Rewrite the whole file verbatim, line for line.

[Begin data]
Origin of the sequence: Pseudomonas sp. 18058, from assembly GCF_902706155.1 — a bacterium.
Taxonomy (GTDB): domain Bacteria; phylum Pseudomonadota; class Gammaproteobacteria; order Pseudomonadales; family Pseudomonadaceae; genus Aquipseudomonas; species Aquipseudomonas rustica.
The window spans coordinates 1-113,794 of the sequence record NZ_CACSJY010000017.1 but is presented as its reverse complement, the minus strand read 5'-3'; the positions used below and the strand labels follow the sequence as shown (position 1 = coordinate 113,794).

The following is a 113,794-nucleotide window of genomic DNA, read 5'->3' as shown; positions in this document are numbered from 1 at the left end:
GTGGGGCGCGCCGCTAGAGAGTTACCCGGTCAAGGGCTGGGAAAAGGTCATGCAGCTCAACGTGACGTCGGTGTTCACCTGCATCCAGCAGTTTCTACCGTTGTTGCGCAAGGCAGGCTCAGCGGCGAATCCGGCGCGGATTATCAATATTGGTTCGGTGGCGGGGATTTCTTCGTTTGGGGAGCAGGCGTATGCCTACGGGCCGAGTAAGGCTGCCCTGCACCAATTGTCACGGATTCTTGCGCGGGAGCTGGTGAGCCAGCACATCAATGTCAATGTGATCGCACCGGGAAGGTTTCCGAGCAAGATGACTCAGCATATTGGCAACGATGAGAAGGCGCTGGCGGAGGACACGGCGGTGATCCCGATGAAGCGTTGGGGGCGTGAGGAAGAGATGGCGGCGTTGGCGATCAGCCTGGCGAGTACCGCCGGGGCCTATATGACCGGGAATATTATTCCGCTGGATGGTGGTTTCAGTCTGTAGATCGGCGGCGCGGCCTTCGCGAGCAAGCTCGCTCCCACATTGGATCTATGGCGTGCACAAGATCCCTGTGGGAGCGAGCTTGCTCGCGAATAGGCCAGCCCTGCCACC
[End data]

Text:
Origin of the sequence: Pseudomonas sp. 18058, from assembly GCF_902706155.1 — a bacterium.
Taxonomy (GTDB): domain Bacteria; phylum Pseudomonadota; class Gammaproteobacteria; order Pseudomonadales; family Pseudomonadaceae; genus Aquipseudomonas; species Aquipseudomonas rustica.
The window spans coordinates 1-113,794 of the sequence record NZ_CACSJY010000017.1 but is presented as its reverse complement, the minus strand read 5'-3'; the positions used below and the strand labels follow the sequence as shown (position 1 = coordinate 113,794).

The following is a 113,794-nucleotide window of genomic DNA, read 5'->3' as shown; positions in this document are numbered from 1 at the left end:
GTGGGGCGCGCCGCTAGAGAGTTACCCGGTCAAGGGCTGGGAAAAGGTCATGCAGCTCAACGTGACGTCGGTGTTCACCTGCATCCAGCAGTTTCTACCGTTGTTGCGCAAGGCAGGCTCAGCGGCGAATCCGGCGCGGATTATCAATATTGGTTCGGTGGCGGGGATTTCTTCGTTTGGGGAGCAGGCGTATGCCTACGGGCCGAGTAAGGCTGCCCTGCACCAATTGTCACGGATTCTTGCGCGGGAGCTGGTGAGCCAGCACATCAATGTCAATGTGATCGCACCGGGAAGGTTTCCGAGCAAGATGACTCAGCATATTGGCAACGATGAGAAGGCGCTGGCGGAGGACACGGCGGTGATCCCGATGAAGCGTTGGGGGCGTGAGGAAGAGATGGCGGCGTTGGCGATCAGCCTGGCGAGTACCGCCGGGGCCTATATGACCGGGAATATTATTCCGCTGGATGGTGGTTTCAGTCTGTAGATCGGCGGCGCGGCCTTCGCGAGCAAGCTCGCTCCCACATTGGATCTATGGCGTGCACAAGATCCCTGTGGGAGCGAGCTTGCTCGCGAATAGGCCAGCCCTGCCACC